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National Emergency Care Enterprise: Advancing Care through Collaboration - Workshop Summary Rec # (Report) IOM Recommendation Federal Response 4.1 (EMS) State governments should adopt a common scope of practice for emergency medical services personnel, with state licensing reciprocity. The National EMS Scope of Practice Model was completed several years ago. It now serves as the basis for the National EMS Education Standards. The National Association of State EMS Officials (NASEMSO), through a cooperative agreement with NHTSA, is assisting in promoting implementation. Currently, 39 states have adopted or plan to adopt the scope of practice model. (Dawson) 4.1 (Peds) Every pediatric- and emergency care-related health professional credentialing and certification body should define pediatric emergency care competencies and require practitioners to receive the level of initial and continuing education necessary to achieve and maintain those competencies. Recommendation not directed to the federal partners. 4.2 (ED) Hospital CEOs should adopt enterprisewide operations management and related strategies to improve the quality and efficiency of emergency care. Recommendation not directed to the federal partners. 4.2 (EMS) States should require national accreditation of paramedic education programs. Although progress has been slow, the National Registry of Emergency Medical Technicians (NREMT) has made a decision to require paramedic students to graduate from an accredited paramedic educational program by the year 2013. The National Association of State EMS Officials is working with the Committee on Accreditation of EMS Programs (CoAEMSP) to ensure that this will happen. Twelve states currently require paramedic education program accreditation. (Dawson)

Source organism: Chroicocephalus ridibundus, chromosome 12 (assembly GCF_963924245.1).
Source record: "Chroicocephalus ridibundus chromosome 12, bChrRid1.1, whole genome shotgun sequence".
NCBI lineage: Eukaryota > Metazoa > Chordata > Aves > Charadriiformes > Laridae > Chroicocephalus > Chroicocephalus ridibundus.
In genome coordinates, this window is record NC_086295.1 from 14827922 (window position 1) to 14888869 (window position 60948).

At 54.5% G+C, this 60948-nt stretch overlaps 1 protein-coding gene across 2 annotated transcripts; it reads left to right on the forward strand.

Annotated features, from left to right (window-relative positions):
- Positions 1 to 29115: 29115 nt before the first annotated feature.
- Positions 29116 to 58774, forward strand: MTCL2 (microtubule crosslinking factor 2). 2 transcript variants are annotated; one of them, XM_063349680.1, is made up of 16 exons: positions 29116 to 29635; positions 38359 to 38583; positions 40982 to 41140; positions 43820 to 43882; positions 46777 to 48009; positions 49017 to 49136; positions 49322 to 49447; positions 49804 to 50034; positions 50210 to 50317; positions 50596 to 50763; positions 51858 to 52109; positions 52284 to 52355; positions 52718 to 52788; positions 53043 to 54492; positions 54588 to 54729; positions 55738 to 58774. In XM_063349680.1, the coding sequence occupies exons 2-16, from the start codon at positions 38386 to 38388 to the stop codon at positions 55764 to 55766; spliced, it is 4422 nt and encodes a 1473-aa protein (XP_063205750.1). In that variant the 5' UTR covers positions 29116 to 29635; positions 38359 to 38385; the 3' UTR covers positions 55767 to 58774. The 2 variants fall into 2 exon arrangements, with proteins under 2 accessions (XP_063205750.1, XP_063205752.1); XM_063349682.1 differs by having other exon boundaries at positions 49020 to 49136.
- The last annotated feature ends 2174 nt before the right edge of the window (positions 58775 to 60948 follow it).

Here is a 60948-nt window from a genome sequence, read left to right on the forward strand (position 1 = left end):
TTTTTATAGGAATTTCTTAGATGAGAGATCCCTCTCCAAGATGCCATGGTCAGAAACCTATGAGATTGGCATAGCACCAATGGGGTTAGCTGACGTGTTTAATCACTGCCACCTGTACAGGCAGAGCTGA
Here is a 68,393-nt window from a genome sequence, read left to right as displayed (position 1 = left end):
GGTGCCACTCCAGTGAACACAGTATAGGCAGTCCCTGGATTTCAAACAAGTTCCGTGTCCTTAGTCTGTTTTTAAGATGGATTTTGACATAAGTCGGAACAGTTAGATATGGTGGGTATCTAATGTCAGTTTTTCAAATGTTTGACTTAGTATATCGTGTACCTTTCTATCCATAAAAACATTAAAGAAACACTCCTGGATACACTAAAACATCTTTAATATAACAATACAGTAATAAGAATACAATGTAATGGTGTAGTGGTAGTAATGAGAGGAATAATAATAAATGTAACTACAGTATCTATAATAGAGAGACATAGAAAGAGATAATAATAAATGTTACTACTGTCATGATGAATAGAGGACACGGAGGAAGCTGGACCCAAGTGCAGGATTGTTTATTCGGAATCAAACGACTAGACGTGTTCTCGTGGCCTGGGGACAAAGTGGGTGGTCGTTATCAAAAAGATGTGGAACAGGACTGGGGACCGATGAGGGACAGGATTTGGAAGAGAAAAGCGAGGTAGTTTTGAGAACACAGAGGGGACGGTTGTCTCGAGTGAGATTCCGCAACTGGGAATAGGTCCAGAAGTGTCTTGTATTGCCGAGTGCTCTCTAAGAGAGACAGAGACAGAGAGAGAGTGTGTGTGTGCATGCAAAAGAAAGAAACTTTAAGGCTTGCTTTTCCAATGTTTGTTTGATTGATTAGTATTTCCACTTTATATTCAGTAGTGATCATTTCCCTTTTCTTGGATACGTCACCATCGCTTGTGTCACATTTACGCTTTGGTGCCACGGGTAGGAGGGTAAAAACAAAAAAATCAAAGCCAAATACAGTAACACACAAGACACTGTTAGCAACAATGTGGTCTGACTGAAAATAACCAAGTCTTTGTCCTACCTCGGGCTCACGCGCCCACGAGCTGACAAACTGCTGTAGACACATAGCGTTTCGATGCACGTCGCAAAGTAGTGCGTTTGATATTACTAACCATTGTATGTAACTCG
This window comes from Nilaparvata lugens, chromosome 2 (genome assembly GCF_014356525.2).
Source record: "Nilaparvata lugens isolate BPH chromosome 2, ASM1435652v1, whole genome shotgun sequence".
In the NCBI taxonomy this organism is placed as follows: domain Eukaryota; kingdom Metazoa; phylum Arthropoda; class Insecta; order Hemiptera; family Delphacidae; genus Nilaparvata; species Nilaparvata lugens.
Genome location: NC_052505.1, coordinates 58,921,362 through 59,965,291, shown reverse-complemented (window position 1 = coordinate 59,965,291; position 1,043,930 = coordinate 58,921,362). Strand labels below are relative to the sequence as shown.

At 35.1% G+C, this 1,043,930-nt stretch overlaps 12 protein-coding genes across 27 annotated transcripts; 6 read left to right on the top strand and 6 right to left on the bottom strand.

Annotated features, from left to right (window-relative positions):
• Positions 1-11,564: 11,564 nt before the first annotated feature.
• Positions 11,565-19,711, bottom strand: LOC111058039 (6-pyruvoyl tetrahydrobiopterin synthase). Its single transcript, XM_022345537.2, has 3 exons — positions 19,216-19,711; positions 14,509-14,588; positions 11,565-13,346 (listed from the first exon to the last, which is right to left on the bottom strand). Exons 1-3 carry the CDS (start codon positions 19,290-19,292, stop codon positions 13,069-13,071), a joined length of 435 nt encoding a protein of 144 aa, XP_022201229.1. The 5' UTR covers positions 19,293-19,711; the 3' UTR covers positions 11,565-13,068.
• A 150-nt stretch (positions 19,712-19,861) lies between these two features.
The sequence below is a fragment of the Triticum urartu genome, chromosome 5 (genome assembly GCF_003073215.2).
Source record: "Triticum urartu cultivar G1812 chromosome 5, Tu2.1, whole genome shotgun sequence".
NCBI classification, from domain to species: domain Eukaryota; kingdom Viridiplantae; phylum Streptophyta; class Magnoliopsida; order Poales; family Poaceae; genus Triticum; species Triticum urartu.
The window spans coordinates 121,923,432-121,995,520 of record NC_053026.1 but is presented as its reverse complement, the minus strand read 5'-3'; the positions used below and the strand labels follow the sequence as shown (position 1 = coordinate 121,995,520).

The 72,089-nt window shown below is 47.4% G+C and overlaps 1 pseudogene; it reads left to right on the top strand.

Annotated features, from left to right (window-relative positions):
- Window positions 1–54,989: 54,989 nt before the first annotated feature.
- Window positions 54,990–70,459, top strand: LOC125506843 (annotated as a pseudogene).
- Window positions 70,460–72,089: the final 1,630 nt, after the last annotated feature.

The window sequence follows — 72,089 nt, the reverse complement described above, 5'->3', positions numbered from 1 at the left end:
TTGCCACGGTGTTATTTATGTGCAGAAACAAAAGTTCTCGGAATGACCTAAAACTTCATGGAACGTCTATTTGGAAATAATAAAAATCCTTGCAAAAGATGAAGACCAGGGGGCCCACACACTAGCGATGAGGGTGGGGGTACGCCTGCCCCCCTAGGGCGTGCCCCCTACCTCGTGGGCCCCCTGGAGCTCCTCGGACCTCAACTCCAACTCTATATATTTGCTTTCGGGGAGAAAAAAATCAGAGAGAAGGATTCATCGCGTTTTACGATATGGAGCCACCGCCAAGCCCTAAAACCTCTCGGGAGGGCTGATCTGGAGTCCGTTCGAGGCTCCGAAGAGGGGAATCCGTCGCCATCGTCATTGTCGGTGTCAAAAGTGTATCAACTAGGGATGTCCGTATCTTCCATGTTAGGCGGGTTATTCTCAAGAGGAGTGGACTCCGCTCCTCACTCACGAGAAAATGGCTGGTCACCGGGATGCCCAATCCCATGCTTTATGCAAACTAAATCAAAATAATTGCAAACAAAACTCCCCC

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National Emergency Care Enterprise: Advancing Care through Collaboration - Workshop Summary Rec # (Report) IOM Recommendation Federal Response 4.2 (Peds) HHS should collaborate with professional organizations to convene a panel of individuals with multidisciplinary expertise to develop, evaluate, and update clinical practice guidelines and standards of care for pediatric emergency care. As the IOM report noted, unless there is a commitment to funding pediatric emergency medicine research, there won’t be an adequate evidence base from which to derive the practice guidelines. Recently, EMS-C funding has been directed more toward activities that would improve the evidence base rather than guideline development specifically. However, EMS-C has provided some funds toward NHTSA’s evidence-based guidelines development process. (Kavanaugh) 4.3 (ED) Training in operations management and related approaches should be promoted by professional associations; accrediting organizations, such as the JCAHO and the NCQA; and educational institutions that provide training in clinical, health care management, and public health disciplines. Recommendation not directed to the federal partners. 4.3 (EMS) States should accept national certification as a prerequisite for state licensure and local credentialing of emergency medical services providers. NASEMSO is tracking progress on this recommendation. As of May 2008, 45 states use NREMT certification for licensure of at least one level of EMS provider. However, state requirements still vary considerably. (Dawson) 4.4 (EMS) ABEM should create a subspecialty certification in emergency services. Recommendation not directed to the federal partners. 4.5 (ED) Hospitals should end the practices of boarding patients in the emergency department and ambulance diversion, except in the most extreme cases, such as a community mass casualty event. CMS should convene a working group that includes experts in emergency care, inpatient critical care, hospital operations management, nursing, and other relevant disciplines to develop boarding and diversion standards, as well as guidelines, measures and incentives for implementation, monitoring, and enforcement of these standards. The first part of this recommendation is directed to hospitals. However, the second part, relating to the working group, is now being considered by Congress. The Access to Emergency Medical Services Act would convene a bipartisan commission to evaluate and recommend a path forward. (Handrigan)